I’d been thinking maybe I was posting too much on Friuli, and should start shutting down that whole cycle of posts. This morning I realized though that the thing that would make me happy, and bring joy to the day would be to dwell in the wines, and experiences from the trip that really hit the richest chime in my heart. To put it another way, I realized I hadn’t actually finished doing wine comics for my very favorite wines from the trip. I’d hit some of them–Ronco del Gnemiz Schioppettinos, Specogna and Toblar, Ronchi di Cialla–and I’d even posted stories from others of my favorites. But there were other wines I haven’t drawn yet simply because I was thinking I’d posted enough.
On the trip Chris asked me about drawing wine comics, how I got started, and what it was like for me. I responded, I don’t know. It just makes me happy. When I’m drawing one, I’m not thinking of anything else. I just am there, happy. So, to indulge in this self-revelation just a touch more–when I’m drawing comics of wines I really love, oh! Oh, the joy is deep and complete.
All of this is to say, the rest of this week I’ll post wine comics for a few more places I really loved visiting, and tasting. Mixed in will also be one more story from Ramandolo, and then finally white wine varieties of Colli Orientali del Friuli. THEN I’ll get on to something completely different (though still with joy, I’m certain).
The Wines of i Clivi
As Marco Zanusso explained, the Zanusso family (owners of i Clivi) chooses to keep their wine making process very simple. They try to be as precise as they can at each stage of production, while keeping out of the process as much as possible at the same time. As he told us, each stage of intervention with the wine is a kind of loss, so they try to do what they need to with as few stages as possible. The Zanussos believe that wine is meant to show the character of the soil, the environment, the earth from which it arises. As such, they try to reduce, as they are able, what Marco called “the marks of the cellar.”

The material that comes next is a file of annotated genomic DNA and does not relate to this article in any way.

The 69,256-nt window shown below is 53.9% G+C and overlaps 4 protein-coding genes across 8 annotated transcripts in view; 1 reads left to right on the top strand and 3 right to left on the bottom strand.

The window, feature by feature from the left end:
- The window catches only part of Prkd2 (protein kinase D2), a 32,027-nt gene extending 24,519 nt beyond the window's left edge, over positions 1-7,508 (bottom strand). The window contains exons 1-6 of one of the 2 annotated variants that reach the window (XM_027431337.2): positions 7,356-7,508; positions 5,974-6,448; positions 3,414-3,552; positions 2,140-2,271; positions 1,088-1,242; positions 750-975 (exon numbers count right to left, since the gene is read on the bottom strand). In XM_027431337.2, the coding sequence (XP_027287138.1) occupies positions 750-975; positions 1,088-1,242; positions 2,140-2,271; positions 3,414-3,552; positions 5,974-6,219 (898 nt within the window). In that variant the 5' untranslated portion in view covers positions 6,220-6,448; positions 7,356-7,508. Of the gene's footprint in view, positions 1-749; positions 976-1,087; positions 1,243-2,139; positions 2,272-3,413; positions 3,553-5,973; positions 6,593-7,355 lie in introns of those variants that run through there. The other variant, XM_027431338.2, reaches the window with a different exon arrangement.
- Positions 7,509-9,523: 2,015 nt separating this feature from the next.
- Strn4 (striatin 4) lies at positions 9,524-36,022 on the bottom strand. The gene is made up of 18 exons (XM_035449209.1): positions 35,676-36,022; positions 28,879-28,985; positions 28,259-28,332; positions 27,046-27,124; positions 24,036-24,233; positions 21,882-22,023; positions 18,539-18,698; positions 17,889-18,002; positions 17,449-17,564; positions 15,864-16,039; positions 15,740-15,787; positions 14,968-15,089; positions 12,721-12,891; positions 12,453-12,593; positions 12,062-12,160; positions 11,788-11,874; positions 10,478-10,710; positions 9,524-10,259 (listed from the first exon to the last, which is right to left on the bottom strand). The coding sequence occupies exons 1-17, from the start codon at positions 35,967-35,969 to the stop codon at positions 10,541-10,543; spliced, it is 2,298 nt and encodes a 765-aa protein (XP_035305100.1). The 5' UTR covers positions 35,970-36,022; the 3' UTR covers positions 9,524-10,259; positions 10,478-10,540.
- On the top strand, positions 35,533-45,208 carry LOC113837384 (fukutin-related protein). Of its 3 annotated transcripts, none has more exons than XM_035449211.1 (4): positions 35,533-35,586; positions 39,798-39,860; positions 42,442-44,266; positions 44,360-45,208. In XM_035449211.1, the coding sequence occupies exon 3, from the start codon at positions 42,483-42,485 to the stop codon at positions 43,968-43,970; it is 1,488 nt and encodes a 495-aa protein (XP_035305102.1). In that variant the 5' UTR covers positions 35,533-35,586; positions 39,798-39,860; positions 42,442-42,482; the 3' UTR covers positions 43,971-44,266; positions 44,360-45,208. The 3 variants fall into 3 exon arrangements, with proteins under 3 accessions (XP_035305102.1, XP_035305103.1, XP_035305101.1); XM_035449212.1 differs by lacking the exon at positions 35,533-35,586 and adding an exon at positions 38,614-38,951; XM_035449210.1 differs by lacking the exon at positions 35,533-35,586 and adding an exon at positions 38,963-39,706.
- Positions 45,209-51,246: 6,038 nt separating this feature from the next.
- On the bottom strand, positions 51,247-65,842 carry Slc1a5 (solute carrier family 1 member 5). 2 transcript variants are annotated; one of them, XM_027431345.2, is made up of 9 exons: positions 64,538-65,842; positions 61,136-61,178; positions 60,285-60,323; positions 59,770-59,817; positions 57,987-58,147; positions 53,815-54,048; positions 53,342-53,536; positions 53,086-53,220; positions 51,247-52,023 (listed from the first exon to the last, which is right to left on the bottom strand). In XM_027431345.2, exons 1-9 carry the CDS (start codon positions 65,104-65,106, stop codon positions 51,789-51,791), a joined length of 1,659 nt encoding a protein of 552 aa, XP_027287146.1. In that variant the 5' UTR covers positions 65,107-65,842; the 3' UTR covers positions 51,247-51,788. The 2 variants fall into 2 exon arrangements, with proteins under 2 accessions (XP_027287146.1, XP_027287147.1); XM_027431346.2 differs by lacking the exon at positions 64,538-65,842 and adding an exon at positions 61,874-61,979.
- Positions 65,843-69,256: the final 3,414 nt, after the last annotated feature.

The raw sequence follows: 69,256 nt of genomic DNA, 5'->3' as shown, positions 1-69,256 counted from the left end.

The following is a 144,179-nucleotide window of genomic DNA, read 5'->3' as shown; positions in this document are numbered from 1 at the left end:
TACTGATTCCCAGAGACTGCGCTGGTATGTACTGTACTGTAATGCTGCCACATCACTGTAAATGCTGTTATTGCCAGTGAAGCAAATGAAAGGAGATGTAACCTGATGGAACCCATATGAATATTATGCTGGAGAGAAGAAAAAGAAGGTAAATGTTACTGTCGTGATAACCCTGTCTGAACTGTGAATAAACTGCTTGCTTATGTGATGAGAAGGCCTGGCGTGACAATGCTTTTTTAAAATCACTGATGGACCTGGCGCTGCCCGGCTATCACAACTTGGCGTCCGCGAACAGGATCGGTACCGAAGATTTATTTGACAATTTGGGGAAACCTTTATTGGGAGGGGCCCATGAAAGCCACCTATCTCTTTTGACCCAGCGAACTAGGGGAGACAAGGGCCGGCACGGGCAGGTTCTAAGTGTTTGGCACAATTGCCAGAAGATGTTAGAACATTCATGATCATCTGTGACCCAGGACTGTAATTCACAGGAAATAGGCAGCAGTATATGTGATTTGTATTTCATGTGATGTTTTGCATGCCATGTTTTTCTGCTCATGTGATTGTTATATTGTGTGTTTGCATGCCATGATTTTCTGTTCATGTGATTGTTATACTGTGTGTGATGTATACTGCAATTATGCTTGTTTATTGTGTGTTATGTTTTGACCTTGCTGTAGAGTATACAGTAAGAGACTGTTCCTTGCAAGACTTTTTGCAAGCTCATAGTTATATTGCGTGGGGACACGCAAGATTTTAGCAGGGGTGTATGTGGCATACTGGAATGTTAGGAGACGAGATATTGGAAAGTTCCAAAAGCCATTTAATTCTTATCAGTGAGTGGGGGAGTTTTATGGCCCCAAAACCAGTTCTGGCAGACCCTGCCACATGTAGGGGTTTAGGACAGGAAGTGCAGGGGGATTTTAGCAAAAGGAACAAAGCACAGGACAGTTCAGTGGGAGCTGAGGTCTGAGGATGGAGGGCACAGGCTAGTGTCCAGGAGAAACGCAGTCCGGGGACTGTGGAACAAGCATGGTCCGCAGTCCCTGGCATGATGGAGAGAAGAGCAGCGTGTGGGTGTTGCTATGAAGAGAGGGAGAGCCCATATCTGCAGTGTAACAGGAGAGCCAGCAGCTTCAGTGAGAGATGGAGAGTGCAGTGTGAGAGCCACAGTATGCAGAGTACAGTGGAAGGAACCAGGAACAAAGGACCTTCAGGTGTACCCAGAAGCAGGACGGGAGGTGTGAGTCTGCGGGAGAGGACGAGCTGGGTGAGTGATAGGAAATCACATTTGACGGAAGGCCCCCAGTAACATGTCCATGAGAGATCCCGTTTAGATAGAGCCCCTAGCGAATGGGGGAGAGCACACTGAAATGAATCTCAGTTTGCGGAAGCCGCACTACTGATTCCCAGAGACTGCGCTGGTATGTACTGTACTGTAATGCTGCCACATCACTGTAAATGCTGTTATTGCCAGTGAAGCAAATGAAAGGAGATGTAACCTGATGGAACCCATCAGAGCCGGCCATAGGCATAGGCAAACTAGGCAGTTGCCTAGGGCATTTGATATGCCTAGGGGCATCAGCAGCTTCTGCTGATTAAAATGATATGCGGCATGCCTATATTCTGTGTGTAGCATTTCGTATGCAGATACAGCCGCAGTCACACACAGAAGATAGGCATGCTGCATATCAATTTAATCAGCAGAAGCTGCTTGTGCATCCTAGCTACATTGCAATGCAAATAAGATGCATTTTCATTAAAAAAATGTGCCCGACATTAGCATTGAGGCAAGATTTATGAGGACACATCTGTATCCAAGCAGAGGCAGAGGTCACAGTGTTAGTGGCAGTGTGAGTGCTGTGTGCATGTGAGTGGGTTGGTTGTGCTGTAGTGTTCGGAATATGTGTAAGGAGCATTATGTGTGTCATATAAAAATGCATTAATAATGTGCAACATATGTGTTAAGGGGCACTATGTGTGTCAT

As others through the region had also shared, the appellation celebrates a unique soil–a calcium rich marl they call “ponca”–that transfers a unique minerality to the wines, often showing either as a kind of saltiness, or a stark slate.
As a result of the Zanusso philosophy, their work readily counts within the natural wine category. Marco explained they are entirely organic, do not introduce yeast, and only introduce copper sulfate (to help prevent mildew on the vines), and sulfur (to help the wines stability in transport). In both cases, the family went through thorough testing to determine the ideal and minimum amount that best suits their vineyards, and their wines.
Interestingly, though i Clivi wines fulfill the natural wine category, the family has no interest in promoting their wines as such. As they explain, they’ve focused their practices in such a manner from the beginning, but promotion of wines as “natural” is a more recent phenomenon. Their views on avoiding such promotion are two-fold.
First of all, as Marco explained, the category seems to operate “not as a phenomenon, but a religion” and “not as a movement, but a crowd.” That is, the Zanusso family is well-invested in the practices of wine making that happen to make a wine count as “natural” but disagree with a lot of the ways in which people approach the idea of natural wines. As an example, Marco pointed out the sort of implicit contradiction that occurs when a wine maker refuses to use any additives because of the damage they appear to do to the environment, while then transporting their wines as far away as Japan, for example, thus using excessive fossil fuels that also damage the environment. Or, as another example, people refusing to drink any wine with additives while then spreading nutella all over their bread. His preference is to approach what can be done to support the vineyard, while doing so with a dedication to overall balance. In respect to the vineyard health, Marco emphasizes that it is the overall environment and soil itself that should be most considered. That is, only some locations and soils are suitable for growing wine making grapes. In focusing too heavily on the idea of natural wine people often forget to consider the quality of the wine itself–whether a wine maker is using appropriate terroir, and whether or not the wine he or she is producing is actually flawed.